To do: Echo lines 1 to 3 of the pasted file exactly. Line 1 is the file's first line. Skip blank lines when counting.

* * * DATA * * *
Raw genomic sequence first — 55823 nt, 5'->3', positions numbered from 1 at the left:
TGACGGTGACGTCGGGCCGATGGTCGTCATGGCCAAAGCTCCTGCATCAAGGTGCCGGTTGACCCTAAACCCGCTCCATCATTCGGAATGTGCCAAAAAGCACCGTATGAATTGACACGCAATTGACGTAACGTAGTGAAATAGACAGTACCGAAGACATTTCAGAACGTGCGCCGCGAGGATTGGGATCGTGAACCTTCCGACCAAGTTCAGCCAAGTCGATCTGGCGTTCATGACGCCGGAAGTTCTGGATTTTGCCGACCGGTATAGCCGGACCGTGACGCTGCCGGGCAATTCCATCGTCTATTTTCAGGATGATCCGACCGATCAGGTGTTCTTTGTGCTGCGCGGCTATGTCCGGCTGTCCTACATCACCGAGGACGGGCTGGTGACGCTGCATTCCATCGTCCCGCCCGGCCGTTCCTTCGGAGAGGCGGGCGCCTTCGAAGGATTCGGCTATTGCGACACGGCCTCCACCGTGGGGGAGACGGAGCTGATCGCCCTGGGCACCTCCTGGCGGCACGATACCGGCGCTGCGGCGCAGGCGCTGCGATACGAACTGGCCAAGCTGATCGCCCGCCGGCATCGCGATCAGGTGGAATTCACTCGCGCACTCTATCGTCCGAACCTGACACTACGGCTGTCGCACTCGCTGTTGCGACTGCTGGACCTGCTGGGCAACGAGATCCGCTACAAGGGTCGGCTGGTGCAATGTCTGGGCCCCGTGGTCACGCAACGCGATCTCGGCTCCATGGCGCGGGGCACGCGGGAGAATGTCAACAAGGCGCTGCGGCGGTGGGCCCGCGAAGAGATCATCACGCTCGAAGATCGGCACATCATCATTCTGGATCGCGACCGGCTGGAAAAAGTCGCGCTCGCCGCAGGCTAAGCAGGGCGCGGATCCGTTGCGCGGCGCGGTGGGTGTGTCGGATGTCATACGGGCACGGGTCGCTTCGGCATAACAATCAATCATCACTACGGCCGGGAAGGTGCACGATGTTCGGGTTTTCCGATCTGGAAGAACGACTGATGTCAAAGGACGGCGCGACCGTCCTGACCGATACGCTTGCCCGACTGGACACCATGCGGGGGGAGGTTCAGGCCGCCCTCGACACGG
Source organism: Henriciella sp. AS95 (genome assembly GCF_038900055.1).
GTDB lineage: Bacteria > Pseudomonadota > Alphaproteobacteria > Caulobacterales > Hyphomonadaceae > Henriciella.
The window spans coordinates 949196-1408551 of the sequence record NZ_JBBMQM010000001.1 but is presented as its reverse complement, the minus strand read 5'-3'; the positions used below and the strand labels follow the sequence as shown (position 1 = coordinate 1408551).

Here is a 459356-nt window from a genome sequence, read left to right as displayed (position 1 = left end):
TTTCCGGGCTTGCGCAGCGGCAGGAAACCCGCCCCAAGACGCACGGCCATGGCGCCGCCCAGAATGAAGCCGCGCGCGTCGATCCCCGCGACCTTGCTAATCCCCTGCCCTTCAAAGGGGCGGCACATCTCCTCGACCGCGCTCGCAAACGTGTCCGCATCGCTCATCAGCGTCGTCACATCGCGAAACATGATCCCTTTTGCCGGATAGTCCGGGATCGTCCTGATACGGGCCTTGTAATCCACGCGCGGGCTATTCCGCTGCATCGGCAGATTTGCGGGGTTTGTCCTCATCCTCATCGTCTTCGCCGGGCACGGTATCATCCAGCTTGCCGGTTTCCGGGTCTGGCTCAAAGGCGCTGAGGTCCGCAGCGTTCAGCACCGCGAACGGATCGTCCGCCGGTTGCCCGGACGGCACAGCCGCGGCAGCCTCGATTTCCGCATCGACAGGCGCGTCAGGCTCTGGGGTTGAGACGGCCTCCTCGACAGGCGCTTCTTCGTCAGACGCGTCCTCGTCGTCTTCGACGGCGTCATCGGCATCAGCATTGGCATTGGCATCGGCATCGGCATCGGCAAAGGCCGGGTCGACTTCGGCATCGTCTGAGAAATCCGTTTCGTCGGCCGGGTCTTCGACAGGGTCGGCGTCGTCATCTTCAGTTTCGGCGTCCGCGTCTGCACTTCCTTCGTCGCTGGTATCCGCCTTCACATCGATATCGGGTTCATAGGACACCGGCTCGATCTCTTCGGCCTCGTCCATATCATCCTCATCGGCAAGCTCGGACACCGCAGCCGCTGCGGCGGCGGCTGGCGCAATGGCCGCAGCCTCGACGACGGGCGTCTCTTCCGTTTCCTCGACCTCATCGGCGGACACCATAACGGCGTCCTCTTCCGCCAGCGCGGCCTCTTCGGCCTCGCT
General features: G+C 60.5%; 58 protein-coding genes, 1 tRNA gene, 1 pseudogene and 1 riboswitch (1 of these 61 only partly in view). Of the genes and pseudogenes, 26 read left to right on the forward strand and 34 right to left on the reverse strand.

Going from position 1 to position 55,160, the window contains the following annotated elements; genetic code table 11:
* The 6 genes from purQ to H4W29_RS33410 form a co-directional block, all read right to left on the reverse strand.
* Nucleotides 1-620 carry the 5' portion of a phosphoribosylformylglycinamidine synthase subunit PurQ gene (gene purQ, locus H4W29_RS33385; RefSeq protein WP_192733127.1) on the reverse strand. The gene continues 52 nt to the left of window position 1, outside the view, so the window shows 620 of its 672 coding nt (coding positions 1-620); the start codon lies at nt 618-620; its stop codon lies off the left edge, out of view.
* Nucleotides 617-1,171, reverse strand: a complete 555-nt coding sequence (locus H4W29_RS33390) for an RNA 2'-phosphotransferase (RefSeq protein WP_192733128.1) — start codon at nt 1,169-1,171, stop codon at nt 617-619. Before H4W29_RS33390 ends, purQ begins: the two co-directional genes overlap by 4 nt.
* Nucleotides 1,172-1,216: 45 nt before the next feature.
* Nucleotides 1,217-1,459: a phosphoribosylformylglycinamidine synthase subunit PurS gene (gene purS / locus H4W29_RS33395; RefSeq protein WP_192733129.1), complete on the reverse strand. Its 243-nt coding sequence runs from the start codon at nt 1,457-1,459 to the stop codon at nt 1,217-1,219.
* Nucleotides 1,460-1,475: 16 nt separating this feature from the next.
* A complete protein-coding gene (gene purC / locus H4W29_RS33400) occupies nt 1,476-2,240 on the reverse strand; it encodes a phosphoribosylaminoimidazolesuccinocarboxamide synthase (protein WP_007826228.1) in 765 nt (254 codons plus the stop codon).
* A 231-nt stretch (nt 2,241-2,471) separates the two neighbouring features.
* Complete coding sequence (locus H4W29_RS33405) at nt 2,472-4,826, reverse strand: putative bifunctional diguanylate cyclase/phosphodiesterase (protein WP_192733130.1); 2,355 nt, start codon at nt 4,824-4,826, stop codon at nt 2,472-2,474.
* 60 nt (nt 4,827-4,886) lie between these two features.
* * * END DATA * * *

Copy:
Raw genomic sequence first — 55823 nt, 5'->3', positions numbered from 1 at the left:
TGACGGTGACGTCGGGCCGATGGTCGTCATGGCCAAAGCTCCTGCATCAAGGTGCCGGTTGACCCTAAACCCGCTCCATCATTCGGAATGTGCCAAAAAGCACCGTATGAATTGACACGCAATTGACGTAACGTAGTGAAATAGACAGTACCGAAGACATTTCAGAACGTGCGCCGCGAGGATTGGGATCGTGAACCTTCCGACCAAGTTCAGCCAAGTCGATCTGGCGTTCATGACGCCGGAAGTTCTGGATTTTGCCGACCGGTATAGCCGGACCGTGACGCTGCCGGGCAATTCCATCGTCTATTTTCAGGATGATCCGACCGATCAGGTGTTCTTTGTGCTGCGCGGCTATGTCCGGCTGTCCTACATCACCGAGGACGGGCTGGTGACGCTGCATTCCATCGTCCCGCCCGGCCGTTCCTTCGGAGAGGCGGGCGCCTTCGAAGGATTCGGCTATTGCGACACGGCCTCCACCGTGGGGGAGACGGAGCTGATCGCCCTGGGCACCTCCTGGCGGCACGATACCGGCGCTGCGGCGCAGGCGCTGCGATACGAACTGGCCAAGCTGATCGCCCGCCGGCATCGCGATCAGGTGGAATTCACTCGCGCACTCTATCGTCCGAACCTGACACTACGGCTGTCGCACTCGCTGTTGCGACTGCTGGACCTGCTGGGCAACGAGATCCGCTACAAGGGTCGGCTGGTGCAATGTCTGGGCCCCGTGGTCACGCAACGCGATCTCGGCTCCATGGCGCGGGGCACGCGGGAGAATGTCAACAAGGCGCTGCGGCGGTGGGCCCGCGAAGAGATCATCACGCTCGAAGATCGGCACATCATCATTCTGGATCGCGACCGGCTGGAAAAAGTCGCGCTCGCCGCAGGCTAAGCAGGGCGCGGATCCGTTGCGCGGCGCGGTGGGTGTGTCGGATGTCATACGGGCACGGGTCGCTTCGGCATAACAATCAATCATCACTACGGCCGGGAAGGTGCACGATGTTCGGGTTTTCCGATCTGGAAGAACGACTGATGTCAAAGGACGGCGCGACCGTCCTGACCGATACGCTTGCCCGACTGGACACCATGCGGGGGGAGGTTCAGGCCGCCCTCGACACGG
Source organism: Henriciella sp. AS95 (genome assembly GCF_038900055.1).